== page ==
Indeed, Senator Richard Blumenthal (D-CT) queried Facebook’s Bickert about measures the platform takes to reduce hate, division and violence. Pointing to a blog post Bickert wrote ahead of the verdict in the trial of police officer Derek Chauvin, who murdered George Floyd, Blumenthal asked “if Facebook does in fact have a dial for hateful content, can the company dial it down now, why doesn’t it dial it down already?”
Noting there are costs and benefits to so-called “break the glass” measures that are intended to prevent behaviors that may contribute to violence, Bickert replied that “those measures aren’t perfect. So there will be content that actually doesn’t violate our policies that was flagged by our technology that really shouldn’t be reduced. So when we take those measures we’re mindful of the cost- it’s always this balance between trying to stop abuse and trying to make sure that we’re providing space for free expression and being very fair.”
In other words, Facebook cannot engineer a system that prevents violence without reducing free expression. This is precisely the dilemma an internal report made public by BuzzFeed News said resulted in Facebook’s failure to take action to curb the growth of the network that contributed to the insurrection at the US Capitol. The report said the company lacks the policies and tools to make the determinations necessary to stop such phenomena, and where it can do so the interventions are often manual.
“Cobbled together across products, our new media ecosystem is the networked terrain for a hybrid information war that ultimately enables dangerous groups to organize violent events—like the nationalists, militias, white supremacists, conspiracists, anti-vaccination groups, and others who collaborated under the banner of Stop The Steal in order to breach the Capitol,” wrote Dr. Donovan in her written testimony ahead of the hearing. But to listen to the representatives of Facebook, YouTube and Twitter who testified today, the behavior of such groups on their platforms is statistically insignificant in comparison to the rich dialogue, entertaining videos and meaningful connections we all maintain on social media.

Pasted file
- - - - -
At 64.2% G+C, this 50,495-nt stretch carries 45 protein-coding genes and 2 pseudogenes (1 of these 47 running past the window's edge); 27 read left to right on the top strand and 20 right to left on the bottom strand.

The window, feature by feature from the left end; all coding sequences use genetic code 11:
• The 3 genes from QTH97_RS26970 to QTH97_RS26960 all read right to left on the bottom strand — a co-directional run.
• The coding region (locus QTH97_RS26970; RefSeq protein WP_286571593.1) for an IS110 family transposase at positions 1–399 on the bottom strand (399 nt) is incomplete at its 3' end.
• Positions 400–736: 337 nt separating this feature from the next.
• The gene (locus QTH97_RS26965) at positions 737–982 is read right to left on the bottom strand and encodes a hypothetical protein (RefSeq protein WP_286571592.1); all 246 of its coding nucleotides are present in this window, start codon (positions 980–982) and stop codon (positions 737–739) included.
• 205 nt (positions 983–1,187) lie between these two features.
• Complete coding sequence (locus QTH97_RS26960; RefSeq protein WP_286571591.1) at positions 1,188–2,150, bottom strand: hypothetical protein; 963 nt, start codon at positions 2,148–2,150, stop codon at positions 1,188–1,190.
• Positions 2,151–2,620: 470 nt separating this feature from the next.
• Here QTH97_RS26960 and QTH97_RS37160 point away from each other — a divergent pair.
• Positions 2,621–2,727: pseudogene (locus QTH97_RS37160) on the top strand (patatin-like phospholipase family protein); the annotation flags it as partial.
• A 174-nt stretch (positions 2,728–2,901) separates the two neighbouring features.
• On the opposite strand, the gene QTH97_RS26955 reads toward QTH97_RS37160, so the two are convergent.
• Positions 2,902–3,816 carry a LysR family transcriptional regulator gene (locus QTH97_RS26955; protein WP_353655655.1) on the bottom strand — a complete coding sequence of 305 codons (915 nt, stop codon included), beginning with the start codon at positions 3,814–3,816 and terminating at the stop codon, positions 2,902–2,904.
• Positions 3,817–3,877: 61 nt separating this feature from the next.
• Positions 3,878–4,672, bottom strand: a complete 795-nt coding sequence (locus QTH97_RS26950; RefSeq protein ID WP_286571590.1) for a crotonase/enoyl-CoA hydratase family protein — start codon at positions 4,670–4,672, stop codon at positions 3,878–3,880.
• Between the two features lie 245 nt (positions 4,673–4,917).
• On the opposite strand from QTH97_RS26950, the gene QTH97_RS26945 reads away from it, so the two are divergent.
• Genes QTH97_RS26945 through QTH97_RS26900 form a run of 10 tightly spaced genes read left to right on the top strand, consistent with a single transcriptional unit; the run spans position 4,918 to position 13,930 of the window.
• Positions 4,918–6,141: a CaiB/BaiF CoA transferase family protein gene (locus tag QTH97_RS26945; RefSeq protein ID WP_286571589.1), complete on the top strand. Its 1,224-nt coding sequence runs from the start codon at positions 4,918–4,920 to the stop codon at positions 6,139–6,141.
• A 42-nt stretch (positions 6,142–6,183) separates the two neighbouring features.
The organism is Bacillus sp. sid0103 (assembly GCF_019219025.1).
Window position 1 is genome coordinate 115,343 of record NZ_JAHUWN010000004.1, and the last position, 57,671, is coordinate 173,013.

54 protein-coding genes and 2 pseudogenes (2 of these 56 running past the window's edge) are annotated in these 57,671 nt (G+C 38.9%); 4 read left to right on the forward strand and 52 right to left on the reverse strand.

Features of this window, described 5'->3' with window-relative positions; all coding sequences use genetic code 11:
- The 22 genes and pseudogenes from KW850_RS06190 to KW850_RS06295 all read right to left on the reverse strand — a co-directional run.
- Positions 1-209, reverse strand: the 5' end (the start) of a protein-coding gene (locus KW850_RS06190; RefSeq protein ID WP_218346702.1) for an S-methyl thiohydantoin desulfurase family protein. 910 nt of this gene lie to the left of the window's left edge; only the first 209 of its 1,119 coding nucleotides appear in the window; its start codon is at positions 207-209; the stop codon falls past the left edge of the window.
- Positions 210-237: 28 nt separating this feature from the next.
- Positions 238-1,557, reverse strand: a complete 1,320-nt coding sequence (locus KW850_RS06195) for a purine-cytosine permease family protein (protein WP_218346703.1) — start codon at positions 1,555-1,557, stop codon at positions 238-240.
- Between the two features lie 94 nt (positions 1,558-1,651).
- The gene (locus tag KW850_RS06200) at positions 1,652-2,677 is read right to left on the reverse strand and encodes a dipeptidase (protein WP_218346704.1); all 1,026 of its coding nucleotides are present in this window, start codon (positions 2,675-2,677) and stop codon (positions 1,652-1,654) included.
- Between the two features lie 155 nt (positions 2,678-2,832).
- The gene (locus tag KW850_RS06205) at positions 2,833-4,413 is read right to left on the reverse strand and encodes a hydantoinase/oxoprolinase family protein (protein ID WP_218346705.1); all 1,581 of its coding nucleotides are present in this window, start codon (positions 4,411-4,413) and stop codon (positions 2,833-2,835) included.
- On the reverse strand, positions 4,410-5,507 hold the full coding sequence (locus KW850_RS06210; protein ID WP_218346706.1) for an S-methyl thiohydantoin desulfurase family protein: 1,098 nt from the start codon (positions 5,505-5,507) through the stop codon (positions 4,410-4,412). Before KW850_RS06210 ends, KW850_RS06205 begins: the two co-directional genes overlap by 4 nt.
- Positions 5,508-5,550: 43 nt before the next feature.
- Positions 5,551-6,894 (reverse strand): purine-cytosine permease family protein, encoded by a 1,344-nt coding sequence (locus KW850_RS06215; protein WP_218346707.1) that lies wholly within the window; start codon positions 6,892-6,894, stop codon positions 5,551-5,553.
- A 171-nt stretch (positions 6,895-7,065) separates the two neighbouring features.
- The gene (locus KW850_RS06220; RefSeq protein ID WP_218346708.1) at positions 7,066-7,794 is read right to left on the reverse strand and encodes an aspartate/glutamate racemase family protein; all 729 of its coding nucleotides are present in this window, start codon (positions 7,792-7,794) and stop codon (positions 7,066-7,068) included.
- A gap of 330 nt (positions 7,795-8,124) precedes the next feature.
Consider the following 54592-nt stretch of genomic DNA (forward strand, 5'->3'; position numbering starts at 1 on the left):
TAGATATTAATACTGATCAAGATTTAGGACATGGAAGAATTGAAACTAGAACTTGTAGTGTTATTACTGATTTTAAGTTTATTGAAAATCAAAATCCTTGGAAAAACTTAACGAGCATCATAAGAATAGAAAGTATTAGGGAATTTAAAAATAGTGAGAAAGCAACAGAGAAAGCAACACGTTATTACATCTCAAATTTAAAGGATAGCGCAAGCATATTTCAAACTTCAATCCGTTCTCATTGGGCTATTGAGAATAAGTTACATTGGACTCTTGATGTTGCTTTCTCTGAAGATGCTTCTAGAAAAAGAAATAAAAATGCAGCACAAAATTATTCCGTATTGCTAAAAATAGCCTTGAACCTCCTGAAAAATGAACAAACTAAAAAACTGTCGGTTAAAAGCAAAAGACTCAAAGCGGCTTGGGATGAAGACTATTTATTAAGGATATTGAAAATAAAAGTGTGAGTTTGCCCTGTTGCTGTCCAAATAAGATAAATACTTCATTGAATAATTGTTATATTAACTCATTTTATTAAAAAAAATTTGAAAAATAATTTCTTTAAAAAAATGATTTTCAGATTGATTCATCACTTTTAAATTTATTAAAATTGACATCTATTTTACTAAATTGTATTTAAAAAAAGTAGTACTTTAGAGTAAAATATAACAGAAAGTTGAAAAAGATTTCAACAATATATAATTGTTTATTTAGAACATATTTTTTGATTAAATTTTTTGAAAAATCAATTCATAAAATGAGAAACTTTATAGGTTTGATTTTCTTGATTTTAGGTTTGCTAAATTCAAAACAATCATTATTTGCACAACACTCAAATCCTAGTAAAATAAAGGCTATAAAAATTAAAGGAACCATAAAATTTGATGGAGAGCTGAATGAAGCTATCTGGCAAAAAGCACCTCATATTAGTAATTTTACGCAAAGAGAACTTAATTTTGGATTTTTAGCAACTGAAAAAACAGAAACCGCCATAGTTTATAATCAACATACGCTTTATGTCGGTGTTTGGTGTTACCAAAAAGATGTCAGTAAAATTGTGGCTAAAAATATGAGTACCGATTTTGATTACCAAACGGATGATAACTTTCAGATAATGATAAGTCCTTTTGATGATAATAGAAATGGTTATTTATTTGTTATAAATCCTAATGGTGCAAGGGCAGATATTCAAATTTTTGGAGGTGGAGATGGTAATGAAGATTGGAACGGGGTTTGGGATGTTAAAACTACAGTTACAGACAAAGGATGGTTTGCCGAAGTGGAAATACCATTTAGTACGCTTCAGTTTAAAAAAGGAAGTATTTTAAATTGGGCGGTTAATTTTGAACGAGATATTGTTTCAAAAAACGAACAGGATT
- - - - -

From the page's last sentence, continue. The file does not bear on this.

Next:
If this hearing did anything to advance the dialogue, it may simply be that it proved Senator Sasse’s point: the positions of Big Tech and its critics are indeed irreconcilable. That puts the focus on lawmakers, whose duty it is to reconcile the interests of society and democracy with the business interests of the platforms. Just as Facebook must do a cost benefit analysis when it decides to what extent it should reduce free expression on its platform to reduce potential violence, lawmakers must decide how to sum this gnarly equation.
But one thing seems clear- as Dr. Donovan put it: “The cost of doing nothing is democracy’s end.”
Justin Hendrix is CEO and Editor of Tech Policy Press, a new nonprofit media venture concerned with the intersection of technology and democracy. Previously, he was Executive Director of NYC Media Lab. He spent over a decade at The Economist in roles including Vice President, Business Development & Innovation. He is an associate research scientist and adjunct professor at NYU Tandon School of Engineering. Opinions expressed here are his own.